The security of a Casino begins on the casino floor. Employees watch the games and patrons to ensure that there is no cheating. Dealers are highly trained to watch for suspicious behavior, but are also capable of spotting cheating if the patrons are not acting appropriately. Other employees, such as pit bosses and table managers, keep an eye on the table games to monitor betting patterns and ensure that the rules of the game are followed. All of these employees have higher-ups watching their every move.
Games are the best form of relaxation. Players can play indoor or outdoor games to relieve stress. Moreover, gambling games are among the most addicting forms of relaxation. The casino has both the potential to win and lose money, but the chance to win is so high that it rarely forces a gambler to give up. Casinos often offer free drinks and cigarettes to their customers as a way to lure them into playing more games. In America, craps and roulette attract big bettors.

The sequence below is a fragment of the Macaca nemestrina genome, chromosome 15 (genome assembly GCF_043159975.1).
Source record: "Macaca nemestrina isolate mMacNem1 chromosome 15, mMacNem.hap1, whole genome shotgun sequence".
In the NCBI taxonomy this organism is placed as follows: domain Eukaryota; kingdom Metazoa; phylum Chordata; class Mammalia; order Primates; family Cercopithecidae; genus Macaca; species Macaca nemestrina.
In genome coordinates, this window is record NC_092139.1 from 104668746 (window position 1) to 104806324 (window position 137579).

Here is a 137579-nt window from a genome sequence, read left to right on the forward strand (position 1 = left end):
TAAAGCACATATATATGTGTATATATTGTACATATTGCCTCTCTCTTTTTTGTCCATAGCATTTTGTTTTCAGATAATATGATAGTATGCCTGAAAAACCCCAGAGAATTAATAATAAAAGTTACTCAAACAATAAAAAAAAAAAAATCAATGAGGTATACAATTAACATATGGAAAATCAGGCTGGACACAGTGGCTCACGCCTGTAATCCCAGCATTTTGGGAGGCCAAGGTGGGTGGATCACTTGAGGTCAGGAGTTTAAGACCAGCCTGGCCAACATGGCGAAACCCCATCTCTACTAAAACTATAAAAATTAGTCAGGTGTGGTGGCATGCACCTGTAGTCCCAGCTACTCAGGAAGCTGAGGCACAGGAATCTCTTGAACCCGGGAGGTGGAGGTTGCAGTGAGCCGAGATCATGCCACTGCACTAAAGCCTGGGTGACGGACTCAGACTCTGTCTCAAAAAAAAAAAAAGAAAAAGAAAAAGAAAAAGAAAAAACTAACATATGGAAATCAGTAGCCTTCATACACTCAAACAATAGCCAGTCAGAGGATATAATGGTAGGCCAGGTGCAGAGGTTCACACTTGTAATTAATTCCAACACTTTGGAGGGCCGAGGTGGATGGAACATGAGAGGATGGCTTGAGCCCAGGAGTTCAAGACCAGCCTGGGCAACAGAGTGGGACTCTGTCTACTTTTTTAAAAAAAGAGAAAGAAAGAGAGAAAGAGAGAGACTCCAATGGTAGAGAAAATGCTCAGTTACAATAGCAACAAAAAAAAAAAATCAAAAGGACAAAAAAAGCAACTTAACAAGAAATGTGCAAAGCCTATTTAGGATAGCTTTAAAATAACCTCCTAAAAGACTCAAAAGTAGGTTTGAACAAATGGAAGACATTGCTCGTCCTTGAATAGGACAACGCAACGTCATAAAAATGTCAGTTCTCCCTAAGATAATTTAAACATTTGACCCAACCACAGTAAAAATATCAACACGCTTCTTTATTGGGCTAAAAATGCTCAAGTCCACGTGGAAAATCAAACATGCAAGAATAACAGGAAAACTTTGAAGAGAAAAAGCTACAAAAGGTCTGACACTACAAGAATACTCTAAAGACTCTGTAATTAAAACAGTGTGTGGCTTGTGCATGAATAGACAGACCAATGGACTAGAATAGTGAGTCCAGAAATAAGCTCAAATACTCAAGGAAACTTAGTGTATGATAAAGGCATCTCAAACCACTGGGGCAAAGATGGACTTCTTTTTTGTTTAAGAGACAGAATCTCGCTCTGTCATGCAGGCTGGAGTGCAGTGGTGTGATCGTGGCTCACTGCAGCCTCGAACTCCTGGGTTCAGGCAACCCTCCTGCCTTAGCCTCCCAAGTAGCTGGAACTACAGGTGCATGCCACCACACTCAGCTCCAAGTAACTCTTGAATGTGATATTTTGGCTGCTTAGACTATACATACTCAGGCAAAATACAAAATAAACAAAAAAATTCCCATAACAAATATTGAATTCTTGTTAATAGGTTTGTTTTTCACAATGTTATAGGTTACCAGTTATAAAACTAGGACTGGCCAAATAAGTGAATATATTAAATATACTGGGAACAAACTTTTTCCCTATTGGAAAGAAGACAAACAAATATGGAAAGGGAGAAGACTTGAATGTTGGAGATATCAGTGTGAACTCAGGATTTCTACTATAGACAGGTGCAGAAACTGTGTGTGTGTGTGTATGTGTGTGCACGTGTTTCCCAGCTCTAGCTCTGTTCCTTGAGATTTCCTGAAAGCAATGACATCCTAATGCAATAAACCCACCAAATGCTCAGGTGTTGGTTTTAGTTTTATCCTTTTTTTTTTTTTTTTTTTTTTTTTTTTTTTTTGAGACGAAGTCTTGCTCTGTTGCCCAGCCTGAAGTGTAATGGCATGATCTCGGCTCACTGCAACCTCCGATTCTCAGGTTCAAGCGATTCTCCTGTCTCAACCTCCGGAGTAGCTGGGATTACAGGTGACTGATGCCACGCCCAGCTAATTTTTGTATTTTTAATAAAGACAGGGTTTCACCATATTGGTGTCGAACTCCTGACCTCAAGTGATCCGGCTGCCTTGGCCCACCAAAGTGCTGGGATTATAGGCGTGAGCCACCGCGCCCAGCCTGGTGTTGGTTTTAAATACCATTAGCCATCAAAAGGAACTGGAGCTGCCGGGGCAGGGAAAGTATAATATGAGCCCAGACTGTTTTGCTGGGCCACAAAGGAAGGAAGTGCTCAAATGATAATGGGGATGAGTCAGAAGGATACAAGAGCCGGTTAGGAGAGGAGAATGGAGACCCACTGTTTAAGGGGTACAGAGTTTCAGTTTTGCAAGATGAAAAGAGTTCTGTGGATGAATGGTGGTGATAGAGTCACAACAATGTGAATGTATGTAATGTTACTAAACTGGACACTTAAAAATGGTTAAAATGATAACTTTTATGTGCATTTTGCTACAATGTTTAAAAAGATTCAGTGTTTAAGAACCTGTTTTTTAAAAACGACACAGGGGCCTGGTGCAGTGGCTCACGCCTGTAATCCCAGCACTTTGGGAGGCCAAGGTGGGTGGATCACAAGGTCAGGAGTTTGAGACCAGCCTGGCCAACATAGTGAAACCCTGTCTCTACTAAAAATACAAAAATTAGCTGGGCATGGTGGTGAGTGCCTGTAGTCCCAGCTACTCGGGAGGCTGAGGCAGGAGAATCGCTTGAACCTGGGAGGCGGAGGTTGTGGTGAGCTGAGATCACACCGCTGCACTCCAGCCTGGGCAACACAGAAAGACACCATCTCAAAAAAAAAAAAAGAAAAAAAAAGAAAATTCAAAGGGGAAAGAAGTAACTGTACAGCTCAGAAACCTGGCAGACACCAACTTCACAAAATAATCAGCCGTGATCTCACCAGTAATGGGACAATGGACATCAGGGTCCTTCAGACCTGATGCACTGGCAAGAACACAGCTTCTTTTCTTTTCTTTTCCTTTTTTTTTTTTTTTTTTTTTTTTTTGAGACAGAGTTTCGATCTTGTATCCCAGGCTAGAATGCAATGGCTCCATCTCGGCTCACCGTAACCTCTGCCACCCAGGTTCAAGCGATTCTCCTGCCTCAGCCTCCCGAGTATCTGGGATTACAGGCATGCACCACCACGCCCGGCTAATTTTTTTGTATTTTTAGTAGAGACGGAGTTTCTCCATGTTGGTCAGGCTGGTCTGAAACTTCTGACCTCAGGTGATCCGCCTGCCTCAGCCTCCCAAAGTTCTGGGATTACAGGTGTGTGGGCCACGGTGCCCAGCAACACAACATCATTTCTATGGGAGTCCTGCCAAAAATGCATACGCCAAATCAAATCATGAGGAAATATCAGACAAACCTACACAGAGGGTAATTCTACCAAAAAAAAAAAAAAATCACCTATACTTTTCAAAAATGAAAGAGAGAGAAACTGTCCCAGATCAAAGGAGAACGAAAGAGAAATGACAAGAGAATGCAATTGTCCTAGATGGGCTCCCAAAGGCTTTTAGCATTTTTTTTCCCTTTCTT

Despite the risks associated with gambling, casinos still make significant profits. The greed of gamblers results in disproportionate profits for casinos. On average, five percent of casino patrons are addicted, which makes up approximately 25 percent of their profits. As a result, economic studies have shown that casinos do not offer much to communities. While they may increase overall economic output, casinos also eat up money that would otherwise go to local businesses and services. The economic benefits of a casino are offset by the cost of treating problem gamblers and lost productivity due to gambling addiction.